The Online Encyclopedia and Dictionary







The Mitanni (also, more correctly, Mittani) was the name of the Hurrian population in West Asia in the second millennium BC, around the Khabur River in upper Mesopotamia, and, most notably, to a ruling dynasty of Indo-Aryan origin who dominated that population during the 15th and 14th centuries BC. Theirs was a feudal state led by a warrior nobility. The kingdom Hanilgalbat ruled northern Mesopotamia (including Syria), with the capitals Washshukanni (or Wassukkani, or Vasukhani, meaning "a mine of wealth") and Taite. Their warriors were called marya, which is the term for warriour in Sanskrit as well.

By approximately 1350 BC, the Mitanni kingdom had weakened, and had become practically dependent on the Hittites, then under the rule of Shuppiluliuma I. Assyria, previously under Mitanni control, was able to assert its independence during the reign of Ashuruballit I in approximately 1330 BC.

They seem to have venerated Vedic deities and their nobility used Indo-Aryan names, and worshipped Indo-Aryan gods. In a treaty between the Hittites and the Mitanni, Indic deities Mitra, Varuna, Indra, and Nasatya (Ashvins) are invoked. A text by a Mitannian named Kikkuli uses words such as aika (eka, one), tera (tri, three), panza (pancha, five), satta (sapta, seven), na (nava, nine), vartana (vartana, round). Another text has babru (babhru, brown), parita (palita, grey), and pinkara (pingala, red). Their chief festival was the celebration of vishuva (solstice) which was common in most cultures in the ancient world. Some people believer that it is not only the kings who had Sanskrit names; a large number of other Sanskrit names have been unearthed in the records from the area; other point out that over interpretation of ancient names is an issue that must be taken into account.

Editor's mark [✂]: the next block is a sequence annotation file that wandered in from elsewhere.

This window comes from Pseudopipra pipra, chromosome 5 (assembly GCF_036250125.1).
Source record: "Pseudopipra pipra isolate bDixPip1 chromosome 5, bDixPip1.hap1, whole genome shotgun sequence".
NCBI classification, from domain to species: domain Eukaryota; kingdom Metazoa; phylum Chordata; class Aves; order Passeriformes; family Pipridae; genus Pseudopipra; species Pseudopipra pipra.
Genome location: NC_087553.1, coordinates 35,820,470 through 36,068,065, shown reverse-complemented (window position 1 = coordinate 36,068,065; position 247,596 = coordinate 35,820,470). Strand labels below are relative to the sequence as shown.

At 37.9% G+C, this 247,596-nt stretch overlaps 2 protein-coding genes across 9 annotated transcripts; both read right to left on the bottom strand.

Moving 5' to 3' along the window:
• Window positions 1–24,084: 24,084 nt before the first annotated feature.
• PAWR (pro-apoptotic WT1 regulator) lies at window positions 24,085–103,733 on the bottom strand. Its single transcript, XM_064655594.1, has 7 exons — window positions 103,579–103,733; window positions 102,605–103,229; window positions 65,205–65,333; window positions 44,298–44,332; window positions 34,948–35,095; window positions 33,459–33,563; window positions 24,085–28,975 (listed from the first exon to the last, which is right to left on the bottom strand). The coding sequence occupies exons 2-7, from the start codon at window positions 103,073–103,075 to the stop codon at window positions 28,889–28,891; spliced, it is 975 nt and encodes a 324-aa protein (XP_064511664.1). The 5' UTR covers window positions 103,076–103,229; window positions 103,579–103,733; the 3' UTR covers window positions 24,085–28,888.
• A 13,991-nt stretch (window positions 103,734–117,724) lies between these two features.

Chronology of Mitanni rulership

The name Sutarna I means ("good sun"). He was followed by Paratarna I ("great sun"), Parashukshatra ("ruler with axe"), Saukshatra ("son of Sukshatra, the good ruler"), Paratarna II , Artatama or Ritadhama ("abiding in cosmic law"), Sutarna II , Dasharatha , and finally Mativaja (Matiwazza, "whose wealth is prayer") during whose lifetime the Mitanni state appears to have become a vassal to Assyria.

The daughter of the King Tushratta (Tushyaratha or Dasharatha), Princess Tadukhipa, became the second queen of Akhenaten; the daughter of King Artatama was married to Thutmose IV, Akhenaten's grandfather; and the daughter of Sutarna II (Gilukhipa) was married to his father, Amenhotep III, the great builder of temples who ruled during 1390-1352 BC ("khipa" of these names is the Sanskrit "kshipa," night). In his old age, Amenhotep wrote to Dasharatha many times wishing to marry his daughter, Tadukhipa. It appears that by the time she arrived Amenhotep III was dead. Tadukhipa married the new king Akhenaten and she may have became famous as the Queen Kiya (short for Khipa ). Some theories however identify her with Nefertiti, also a Queen of Akhenaten.

External links

  • The Hurrian Culture
  • The Mitanni and their influence on Egypt

Last updated: 02-03-2005 16:24:56
Last updated: 05-03-2005 17:50:55